Dichotomopilus ramosissimus (X. Wei Wang & L. Cai) X. Wei Wang & Samson, Stud. Mycol. 84: 217 (2016)

Index Fungorum number: IF 818869; Facesoffungi number: FoF 07245

Saprobic on Dolichandrone spathacea (L.f.) Seem. Asexual morph: Undetermined. Sexual morph: Ascomata 860 × 540 μm diam., superficial, subglobose or ovate, greenish, olivaceous to olivaceous grey in reflected light, ostiolate. Peridium wall composed of brown, angular or elongate hypha-like cells of textura angularis mixed with textura intricata. Terminal hairs dark brown, irregular in length, 3.2–6.5 μm diam. near the base, dichotomously branched at wide to acute angles starting near the bases, verrucose. Thinner hairs similar to the terminal ones but longer or seta-like, aseptate, 350 μm length. Lateral hairs are shorter spines. Asci not found. Ascospores 5.1–6.9 × 3–4.7 μm ( = 6.0 × 4.0, n = 25), brown, ovate to broadly ovate, smooth-walled.

Culture characteristics Colonies on malt extract agar olivaceous with an entire edge, about 53 mm diam. after 4 days of incubation at 28 °C, pale yellow to pale luteus, sparse and floccose aerial hyphae, without coloured exudates; reverse honey colored.

Material examined India, Andaman and Nicobar Islands, North Andaman, Diglipur, Near Sita Nagar (13˚11’14.2” N 92˚53’11” E), isolated on decaying twig of Dolichandrone spathacea, 17 May 2018, M. Niranjan & V.V. Sarma, PUFNI 18725 (AMH-10059); living culture, NFCC-4521.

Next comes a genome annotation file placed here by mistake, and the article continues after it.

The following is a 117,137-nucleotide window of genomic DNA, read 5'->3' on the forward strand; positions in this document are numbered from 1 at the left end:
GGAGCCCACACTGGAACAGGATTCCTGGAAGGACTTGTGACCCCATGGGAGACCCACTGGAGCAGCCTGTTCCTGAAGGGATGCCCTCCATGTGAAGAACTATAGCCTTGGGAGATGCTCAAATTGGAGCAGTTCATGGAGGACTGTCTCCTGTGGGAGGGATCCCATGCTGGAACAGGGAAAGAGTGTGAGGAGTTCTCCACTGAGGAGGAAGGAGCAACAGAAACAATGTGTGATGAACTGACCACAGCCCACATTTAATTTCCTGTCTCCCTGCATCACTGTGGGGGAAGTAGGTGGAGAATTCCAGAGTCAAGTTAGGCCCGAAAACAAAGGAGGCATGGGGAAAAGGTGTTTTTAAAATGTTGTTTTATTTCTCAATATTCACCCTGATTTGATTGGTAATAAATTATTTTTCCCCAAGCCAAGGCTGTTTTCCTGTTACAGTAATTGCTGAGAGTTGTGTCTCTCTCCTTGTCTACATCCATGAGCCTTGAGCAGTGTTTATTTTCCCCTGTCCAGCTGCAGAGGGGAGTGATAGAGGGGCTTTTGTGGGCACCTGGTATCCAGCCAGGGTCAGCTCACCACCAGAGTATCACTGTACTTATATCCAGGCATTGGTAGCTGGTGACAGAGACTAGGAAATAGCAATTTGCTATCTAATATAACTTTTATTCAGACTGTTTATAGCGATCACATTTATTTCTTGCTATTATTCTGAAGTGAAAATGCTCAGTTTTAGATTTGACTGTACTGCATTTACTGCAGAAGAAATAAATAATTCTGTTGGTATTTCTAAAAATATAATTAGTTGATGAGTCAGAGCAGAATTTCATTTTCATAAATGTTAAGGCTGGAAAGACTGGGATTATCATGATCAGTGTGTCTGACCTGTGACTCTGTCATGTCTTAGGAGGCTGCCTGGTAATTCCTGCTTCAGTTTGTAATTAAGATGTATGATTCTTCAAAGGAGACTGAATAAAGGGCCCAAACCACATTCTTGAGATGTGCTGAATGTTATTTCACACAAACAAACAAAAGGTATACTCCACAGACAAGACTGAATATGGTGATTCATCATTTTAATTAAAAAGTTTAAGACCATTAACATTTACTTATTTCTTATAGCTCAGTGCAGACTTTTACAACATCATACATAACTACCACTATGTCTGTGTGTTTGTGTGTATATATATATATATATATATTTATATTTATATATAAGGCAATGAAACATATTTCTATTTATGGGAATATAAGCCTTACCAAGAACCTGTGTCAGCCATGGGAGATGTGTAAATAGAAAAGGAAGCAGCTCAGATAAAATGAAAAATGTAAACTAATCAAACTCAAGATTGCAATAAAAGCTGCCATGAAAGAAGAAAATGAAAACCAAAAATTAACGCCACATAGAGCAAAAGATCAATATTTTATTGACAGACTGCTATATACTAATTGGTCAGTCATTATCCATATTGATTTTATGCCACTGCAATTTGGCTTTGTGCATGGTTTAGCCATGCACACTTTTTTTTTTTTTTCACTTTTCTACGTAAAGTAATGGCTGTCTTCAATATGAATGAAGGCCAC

GenBank Accession numbers ITS: MK990280, LSU: MK981539.

Known distribution (based on molecular data) – India, China, UK (https://www.ncbi.nlm.nih.gov/nuccore)

Known hosts (based on molecular data) – Clematis vitalba, Dolichandrone spathacea, Panax notoginseng (https://www.ncbi.nlm.nih.gov/nuccore).

Notes Chaetomium ramosissimum was introduced by Wang et al. (2014) and later transferred to Dichotomopilus as D. ramosissimus (Wang et al. 2016). Dichotomopilus ramosissimus is characterised by its superficial, sphaerical or ovate ascomata and peridial wall consisting of textura intricata or epidermoidea cell layers. Our collection shows similar morphology for ascomata and also forms a yellow colony on malt extract agar. The ascospores are brown and ovate to limoniform. However, ascospores of our collection are slightly smaller (5.1–6.9 × 3–4.7 μm vs 5–7.5 × 4.5–5.5 × 3–4 μm) compared to the type strain (Wang et al. 2014).

Fig. Dichotomopilus ramosissimus (AMH-10059, new host record). a–c Ascomata on host. d, e Mature ascomata on lacatophenol mount. f, g Terminal ascomatal hairs. h Ascospores. Scale bars: d = 200 μm, e = 100 μm, e, f = 20 μm, g, h = 10 μm.